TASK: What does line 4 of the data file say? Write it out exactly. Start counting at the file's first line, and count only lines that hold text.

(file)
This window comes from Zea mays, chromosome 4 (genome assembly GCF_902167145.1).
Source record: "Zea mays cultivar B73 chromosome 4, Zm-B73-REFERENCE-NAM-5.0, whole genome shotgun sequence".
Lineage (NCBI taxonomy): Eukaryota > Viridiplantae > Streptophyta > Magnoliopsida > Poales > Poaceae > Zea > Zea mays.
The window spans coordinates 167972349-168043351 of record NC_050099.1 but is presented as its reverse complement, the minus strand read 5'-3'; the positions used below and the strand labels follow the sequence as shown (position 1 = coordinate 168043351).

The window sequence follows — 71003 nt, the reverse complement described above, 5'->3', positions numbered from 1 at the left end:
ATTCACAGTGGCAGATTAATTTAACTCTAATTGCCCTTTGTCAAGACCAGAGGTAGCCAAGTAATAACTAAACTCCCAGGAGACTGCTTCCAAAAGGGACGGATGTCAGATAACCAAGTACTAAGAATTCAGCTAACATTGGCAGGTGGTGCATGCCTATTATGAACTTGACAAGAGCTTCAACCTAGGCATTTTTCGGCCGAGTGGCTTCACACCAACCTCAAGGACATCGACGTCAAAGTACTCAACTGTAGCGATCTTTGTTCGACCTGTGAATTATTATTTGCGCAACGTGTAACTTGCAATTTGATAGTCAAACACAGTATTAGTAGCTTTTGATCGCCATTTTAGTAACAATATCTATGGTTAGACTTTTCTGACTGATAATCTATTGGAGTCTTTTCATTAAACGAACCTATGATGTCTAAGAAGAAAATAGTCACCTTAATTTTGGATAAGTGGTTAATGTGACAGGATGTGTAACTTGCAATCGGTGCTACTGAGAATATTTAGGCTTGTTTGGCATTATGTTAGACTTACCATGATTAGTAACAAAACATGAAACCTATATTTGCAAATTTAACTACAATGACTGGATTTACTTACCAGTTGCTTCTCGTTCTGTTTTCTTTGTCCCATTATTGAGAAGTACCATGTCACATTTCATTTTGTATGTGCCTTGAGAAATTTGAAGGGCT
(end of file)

The window spans coordinates 167972349-168043351 of record NC_050099.1 but is presented as its reverse complement, the minus strand read 5'-3'; the positions used below and the strand labels follow the sequence as shown (position 1 = coordinate 168043351).